PROTOTYPING, VISUAL DESIGN
Figma, Adobe Illustrator
UX Designer + Visual Designer
Jason, Mayuki, Shaheryar
Travelers want memorabilia to signify their trips. But the process of purchasing a souvenir can be time-consuming or frustrating. Travelers want to focus on the memories from the trip. A difficult time choosing and buying souvenirs is just troublesome.
How can we design something that is fun and delightful but also easy and hassle-free?
SouveNear is team project focused on delivering a point of purchase (PoP) kiosk for consumers who want a quick and easy souvenir shopping experience. SouveNear is a kiosk prototype that offers local souvenirs for travellers on the go. I worked with a group of engineers to help create a high-fidelity kiosk stand with functioning interface within a month and create our vision of a potential PoP kiosk.
This project focused more on prototyping so much of our research was informal. We focused on souvenirs as products and capabilities of vending kiosks. We also looked at why people get souvenirs, examples of vending kiosks, and trends of kiosks that target tourism. From our research, we had a few insights:
Based on the info we gathered, we thought of some potential users who would shop for souvenirs and their needs. We focused on the shopper who wanted convenience as we felt a kiosk would better suit their needs than the shopper who wanted an immersive experience with local vendors.
The Study Abroad
Bonnie wants to find souvenirs to remember time abroad but has difficulty with the language. Having a souvenir kiosk would be convenient but still allows her something special to remind her of Japan
Married to Work
Divorced and too busy to spend all the time with kids, Mark wants to show his love as much as he can and seeks other ways outside of his busy work schedule. Kiosk is quick to use and allows customization for a personal touch
Travelling can be very tiring for the workaholic. Still wants to bring back gifts to friends and family but too tired to go to shop. A much easier way is through the kiosk.
The storyboards highlight the user journeys of some of the persona.
I made a style guide based on a moodboard my team and I collaborated on. We wanted to think about the theme of our kiosk and where it would make sense to have a souvenir kiosk. Since our targeted demographic is travellers, the airport made sense as initial location for our kiosk. Thus, our aesthetics were inspired from images of wanderlust and travelling.
We made some paper prototypes to test on users on the basic user experience of the screens and adjusted with edits whenever users stumbled upon an error. Once we were content with the basic flow, we moved on to creating digital mockups so that we could have something for user testing.
I created some mockups to show how the basic user flow would be. We were not sure on the expectations of fidelity for the end iteration. As such, we created a one-time purchase user flow which allowed users to quickly understand the functionality of the screens for users.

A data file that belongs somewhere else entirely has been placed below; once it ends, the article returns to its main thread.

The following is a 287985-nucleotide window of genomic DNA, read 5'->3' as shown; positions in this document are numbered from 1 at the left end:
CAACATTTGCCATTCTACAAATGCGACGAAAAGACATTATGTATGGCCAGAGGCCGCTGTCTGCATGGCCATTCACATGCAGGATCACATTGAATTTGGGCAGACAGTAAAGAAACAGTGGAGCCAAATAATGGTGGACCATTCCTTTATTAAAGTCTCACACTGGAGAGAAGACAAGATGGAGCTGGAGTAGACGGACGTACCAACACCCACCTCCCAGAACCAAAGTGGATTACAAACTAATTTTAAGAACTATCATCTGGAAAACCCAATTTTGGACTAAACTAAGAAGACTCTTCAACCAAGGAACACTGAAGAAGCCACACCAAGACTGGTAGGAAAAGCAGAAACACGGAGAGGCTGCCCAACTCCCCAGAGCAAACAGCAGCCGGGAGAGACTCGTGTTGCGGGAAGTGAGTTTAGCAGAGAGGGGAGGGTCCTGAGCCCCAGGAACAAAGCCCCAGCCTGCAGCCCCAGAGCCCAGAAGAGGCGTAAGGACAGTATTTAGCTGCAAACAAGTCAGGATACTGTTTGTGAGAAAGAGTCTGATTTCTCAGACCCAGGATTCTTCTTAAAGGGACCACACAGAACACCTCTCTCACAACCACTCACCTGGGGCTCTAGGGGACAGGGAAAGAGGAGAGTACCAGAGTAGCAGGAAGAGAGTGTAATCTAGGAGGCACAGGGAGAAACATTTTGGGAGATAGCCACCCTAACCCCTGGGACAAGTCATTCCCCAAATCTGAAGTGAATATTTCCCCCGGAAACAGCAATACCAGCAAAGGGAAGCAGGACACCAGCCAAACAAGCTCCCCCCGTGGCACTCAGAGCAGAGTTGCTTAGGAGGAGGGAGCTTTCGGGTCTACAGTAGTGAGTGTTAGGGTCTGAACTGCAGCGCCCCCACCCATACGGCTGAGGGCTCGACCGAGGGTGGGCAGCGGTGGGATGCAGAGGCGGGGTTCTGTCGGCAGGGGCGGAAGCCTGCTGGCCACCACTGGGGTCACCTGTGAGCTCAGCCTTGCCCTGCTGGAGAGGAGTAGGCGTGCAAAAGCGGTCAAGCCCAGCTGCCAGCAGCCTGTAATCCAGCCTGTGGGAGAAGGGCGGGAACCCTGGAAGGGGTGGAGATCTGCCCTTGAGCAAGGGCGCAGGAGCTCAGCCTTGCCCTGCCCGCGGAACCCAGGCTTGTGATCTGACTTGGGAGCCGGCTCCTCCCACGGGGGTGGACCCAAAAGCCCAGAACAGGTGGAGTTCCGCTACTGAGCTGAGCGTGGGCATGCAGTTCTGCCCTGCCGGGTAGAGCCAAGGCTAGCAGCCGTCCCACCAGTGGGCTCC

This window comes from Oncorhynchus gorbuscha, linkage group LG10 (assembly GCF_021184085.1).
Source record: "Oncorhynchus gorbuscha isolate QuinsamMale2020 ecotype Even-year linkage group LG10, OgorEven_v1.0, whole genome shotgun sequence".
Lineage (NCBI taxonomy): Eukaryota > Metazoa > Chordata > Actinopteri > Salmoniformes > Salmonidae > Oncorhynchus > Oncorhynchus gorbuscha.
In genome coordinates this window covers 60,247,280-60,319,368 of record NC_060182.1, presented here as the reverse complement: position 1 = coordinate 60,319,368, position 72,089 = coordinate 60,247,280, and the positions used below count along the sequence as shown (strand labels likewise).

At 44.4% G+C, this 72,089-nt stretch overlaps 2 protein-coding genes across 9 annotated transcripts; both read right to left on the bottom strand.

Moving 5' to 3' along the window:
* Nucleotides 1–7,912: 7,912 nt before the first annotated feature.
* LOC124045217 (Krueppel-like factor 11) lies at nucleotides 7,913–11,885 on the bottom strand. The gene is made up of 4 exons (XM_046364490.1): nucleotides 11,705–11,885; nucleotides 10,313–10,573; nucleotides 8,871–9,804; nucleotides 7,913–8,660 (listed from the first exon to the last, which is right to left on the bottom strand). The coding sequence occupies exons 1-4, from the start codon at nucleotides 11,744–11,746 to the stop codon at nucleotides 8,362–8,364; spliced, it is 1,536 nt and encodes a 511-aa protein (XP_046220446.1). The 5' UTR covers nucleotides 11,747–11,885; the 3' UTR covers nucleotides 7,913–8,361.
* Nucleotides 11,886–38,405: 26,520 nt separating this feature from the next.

My teammates helped to create the physical kiosk using cardboard pieces, spray paints, velcro attachments, and a handy dandy X-Ato knife.
The first iteration started off with a couple of stacked boxes. The top box had a slot to place the kiosk screen (tablet in this case) in using velcro to adhere the two objects together. There were also slots created to mimic a payment mechanism. Though rudimentary, the prototype was enough to user test and gain feedback.
After interviews with users and feedback from TAs, we gathered some important feedback regarding our designs:
After discussing other alternatives, we decided to address the issues by adding a cart functionality so that people can add multiple items before purchasing. We also simplified the visuals so that the screens were less overwhelming and easier on the eyes.
Our user testing resulted in some new changes including starting completely anew with our kiosk build. We decided on a slanted screen to create a better ergonomic experience. We also made a separate payment terminal to make it more clear where to pay. We also painted the kiosk a sky blue reminiscent of our airplane theme.
In our final iteration, we created a poster to serve as a form of marketing collateral for our kiosk. I worked with Jason to design a poster with our branding guidelines. Jason worked on the initial iteration and created a nifty poster with airplane aesthetics. I helped to brush up the visual elements with colors, graphics, and formatting to align better to our style guide.
Feel free to check out our kiosk demo on Figma.
For the full experience, purchase two 'Sun Diego' pins and one 'San Diego Chargers' keychain.
Teamwork at its Prime
I was fortunate to have teammates with different skills to work with on this project. Our final deliverable would not have been possible without everybody contributing their fair share of effort. I also just had a great time creating a kiosk with a fun concept. This is the first project where I helped to create the physical parts of a prototype and I am grateful to have this experience.
When we presented our final kiosk, some people suggested more ways to personalize souvenirs for a more personal touch. I think if we had more time, we would have allowed more customizable options for users such as laser printing names or branding to make the souvenir more meaningful.
I would also add a language selector feature as I imagine this kiosk could expand to any travelers from across the world.